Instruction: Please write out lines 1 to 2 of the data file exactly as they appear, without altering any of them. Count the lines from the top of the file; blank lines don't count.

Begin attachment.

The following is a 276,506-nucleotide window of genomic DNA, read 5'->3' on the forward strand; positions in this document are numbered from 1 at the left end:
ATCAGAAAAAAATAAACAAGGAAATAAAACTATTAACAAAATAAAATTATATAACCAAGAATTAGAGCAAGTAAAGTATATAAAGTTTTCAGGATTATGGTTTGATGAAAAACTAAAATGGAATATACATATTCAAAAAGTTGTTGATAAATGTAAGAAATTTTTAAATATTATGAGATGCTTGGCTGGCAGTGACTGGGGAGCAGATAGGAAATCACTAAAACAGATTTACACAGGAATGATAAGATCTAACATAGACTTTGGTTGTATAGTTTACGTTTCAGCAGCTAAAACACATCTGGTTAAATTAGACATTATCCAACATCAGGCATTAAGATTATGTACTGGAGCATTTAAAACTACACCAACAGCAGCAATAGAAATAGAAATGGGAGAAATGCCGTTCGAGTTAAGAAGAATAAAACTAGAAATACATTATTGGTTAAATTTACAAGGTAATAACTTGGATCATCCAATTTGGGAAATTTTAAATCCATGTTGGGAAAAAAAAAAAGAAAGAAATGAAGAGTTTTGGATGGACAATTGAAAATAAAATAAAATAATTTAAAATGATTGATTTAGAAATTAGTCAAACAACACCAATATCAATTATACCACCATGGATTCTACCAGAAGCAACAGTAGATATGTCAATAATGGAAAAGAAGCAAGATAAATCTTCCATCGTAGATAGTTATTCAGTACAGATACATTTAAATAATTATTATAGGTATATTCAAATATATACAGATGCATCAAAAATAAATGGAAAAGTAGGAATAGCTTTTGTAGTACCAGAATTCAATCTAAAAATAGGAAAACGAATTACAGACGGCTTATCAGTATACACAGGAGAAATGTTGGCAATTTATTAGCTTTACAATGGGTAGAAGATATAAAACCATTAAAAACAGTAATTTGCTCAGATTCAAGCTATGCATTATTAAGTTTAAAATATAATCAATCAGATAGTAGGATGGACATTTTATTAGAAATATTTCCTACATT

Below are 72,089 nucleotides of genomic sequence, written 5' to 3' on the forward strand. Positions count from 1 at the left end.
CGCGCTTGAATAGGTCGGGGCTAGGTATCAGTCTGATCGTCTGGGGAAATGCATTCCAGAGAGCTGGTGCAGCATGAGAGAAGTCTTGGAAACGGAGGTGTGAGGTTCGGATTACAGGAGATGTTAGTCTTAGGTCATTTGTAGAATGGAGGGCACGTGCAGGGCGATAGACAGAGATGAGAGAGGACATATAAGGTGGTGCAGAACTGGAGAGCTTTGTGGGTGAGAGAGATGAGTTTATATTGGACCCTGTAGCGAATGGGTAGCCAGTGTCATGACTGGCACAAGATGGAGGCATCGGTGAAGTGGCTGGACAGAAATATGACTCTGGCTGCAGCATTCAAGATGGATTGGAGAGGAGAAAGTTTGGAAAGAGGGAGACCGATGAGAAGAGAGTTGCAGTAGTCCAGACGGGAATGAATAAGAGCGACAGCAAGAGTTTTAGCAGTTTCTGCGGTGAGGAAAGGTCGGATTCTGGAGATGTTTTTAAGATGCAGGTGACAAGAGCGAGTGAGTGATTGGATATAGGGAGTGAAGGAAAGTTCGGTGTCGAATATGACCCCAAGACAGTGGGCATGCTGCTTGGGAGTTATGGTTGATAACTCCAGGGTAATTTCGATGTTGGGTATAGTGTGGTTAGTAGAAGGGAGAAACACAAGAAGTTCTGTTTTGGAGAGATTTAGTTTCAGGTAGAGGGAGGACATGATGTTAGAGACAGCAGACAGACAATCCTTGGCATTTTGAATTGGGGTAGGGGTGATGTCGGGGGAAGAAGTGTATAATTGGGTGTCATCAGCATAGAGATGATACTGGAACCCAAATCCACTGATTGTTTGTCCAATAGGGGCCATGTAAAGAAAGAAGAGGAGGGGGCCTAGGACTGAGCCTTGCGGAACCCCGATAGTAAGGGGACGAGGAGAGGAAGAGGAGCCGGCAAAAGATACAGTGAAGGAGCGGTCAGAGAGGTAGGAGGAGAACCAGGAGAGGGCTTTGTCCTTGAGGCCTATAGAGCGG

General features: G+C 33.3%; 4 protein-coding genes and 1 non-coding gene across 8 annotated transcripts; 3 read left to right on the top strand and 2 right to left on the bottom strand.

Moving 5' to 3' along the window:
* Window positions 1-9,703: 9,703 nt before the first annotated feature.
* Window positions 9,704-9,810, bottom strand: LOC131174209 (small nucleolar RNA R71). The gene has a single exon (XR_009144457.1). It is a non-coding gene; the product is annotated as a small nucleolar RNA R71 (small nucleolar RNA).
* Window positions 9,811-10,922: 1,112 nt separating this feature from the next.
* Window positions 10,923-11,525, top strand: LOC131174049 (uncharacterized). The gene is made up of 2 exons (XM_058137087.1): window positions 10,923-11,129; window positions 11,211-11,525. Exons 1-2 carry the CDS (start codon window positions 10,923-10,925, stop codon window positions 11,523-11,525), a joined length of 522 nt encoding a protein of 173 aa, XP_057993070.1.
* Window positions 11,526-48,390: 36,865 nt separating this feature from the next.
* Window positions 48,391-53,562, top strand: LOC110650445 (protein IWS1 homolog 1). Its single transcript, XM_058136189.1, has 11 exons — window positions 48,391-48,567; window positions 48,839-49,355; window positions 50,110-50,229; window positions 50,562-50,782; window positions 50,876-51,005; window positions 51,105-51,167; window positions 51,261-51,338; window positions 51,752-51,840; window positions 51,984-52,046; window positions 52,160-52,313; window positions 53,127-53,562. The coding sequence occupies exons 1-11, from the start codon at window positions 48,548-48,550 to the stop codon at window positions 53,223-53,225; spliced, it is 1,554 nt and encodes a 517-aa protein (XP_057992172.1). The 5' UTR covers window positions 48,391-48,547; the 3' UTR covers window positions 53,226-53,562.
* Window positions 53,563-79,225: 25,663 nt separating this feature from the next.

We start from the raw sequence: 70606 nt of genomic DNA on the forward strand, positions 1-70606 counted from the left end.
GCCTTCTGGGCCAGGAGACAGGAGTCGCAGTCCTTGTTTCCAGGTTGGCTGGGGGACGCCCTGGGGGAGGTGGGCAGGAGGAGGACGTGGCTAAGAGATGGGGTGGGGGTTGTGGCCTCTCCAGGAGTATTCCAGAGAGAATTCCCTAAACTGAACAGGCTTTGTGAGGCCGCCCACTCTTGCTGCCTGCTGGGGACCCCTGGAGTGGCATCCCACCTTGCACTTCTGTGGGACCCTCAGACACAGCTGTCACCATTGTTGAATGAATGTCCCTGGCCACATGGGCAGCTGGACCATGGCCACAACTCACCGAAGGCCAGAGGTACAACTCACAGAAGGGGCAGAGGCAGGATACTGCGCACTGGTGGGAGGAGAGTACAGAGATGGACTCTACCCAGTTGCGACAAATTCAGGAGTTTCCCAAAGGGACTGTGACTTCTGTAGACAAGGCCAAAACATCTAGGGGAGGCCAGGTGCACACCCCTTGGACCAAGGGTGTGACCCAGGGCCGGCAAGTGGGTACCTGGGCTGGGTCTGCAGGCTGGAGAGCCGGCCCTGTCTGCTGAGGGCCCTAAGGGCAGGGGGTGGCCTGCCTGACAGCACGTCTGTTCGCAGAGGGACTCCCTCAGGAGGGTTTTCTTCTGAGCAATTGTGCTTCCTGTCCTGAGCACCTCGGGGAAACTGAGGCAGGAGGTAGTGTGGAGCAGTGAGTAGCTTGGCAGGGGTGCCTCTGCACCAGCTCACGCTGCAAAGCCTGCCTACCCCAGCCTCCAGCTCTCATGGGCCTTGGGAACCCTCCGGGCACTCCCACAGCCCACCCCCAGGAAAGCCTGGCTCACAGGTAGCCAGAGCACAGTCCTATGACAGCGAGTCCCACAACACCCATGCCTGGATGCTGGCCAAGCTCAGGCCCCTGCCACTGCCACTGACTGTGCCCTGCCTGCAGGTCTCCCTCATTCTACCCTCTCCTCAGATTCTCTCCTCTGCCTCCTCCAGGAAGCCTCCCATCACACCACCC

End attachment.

The following is a 276,506-nucleotide window of genomic DNA, read 5'->3' on the forward strand; positions in this document are numbered from 1 at the left end:
ATCAGAAAAAAATAAACAAGGAAATAAAACTATTAACAAAATAAAATTATATAACCAAGAATTAGAGCAAGTAAAGTATATAAAGTTTTCAGGATTATGGTTTGATGAAAAACTAAAATGGAATATACATATTCAAAAAGTTGTTGATAAATGTAAGAAATTTTTAAATATTATGAGATGCTTGGCTGGCAGTGACTGGGGAGCAGATAGGAAATCACTAAAACAGATTTACACAGGAATGATAAGATCTAACATAGACTTTGGTTGTATAGTTTACGTTTCAGCAGCTAAAACACATCTGGTTAAATTAGACATTATCCAACATCAGGCATTAAGATTATGTACTGGAGCATTTAAAACTACACCAACAGCAGCAATAGAAATAGAAATGGGAGAAATGCCGTTCGAGTTAAGAAGAATAAAACTAGAAATACATTATTGGTTAAATTTACAAGGTAATAACTTGGATCATCCAATTTGGGAAATTTTAAATCCATGTTGGGAAAAAAAAAAAGAAAGAAATGAAGAGTTTTGGATGGACAATTGAAAATAAAATAAAATAATTTAAAATGATTGATTTAGAAATTAGTCAAACAACACCAATATCAATTATACCACCATGGATTCTACCAGAAGCAACAGTAGATATGTCAATAATGGAAAAGAAGCAAGATAAATCTTCCATCGTAGATAGTTATTCAGTACAGATACATTTAAATAATTATTATAGGTATATTCAAATATATACAGATGCATCAAAAATAAATGGAAAAGTAGGAATAGCTTTTGTAGTACCAGAATTCAATCTAAAAATAGGAAAACGAATTACAGACGGCTTATCAGTATACACAGGAGAAATGTTGGCAATTTATTAGCTTTACAATGGGTAGAAGATATAAAACCATTAAAAACAGTAATTTGCTCAGATTCAAGCTATGCATTATTAAGTTTAAAATATAATCAATCAGATAGTAGGATGGACATTTTATTAGAAATATTTCCTACATT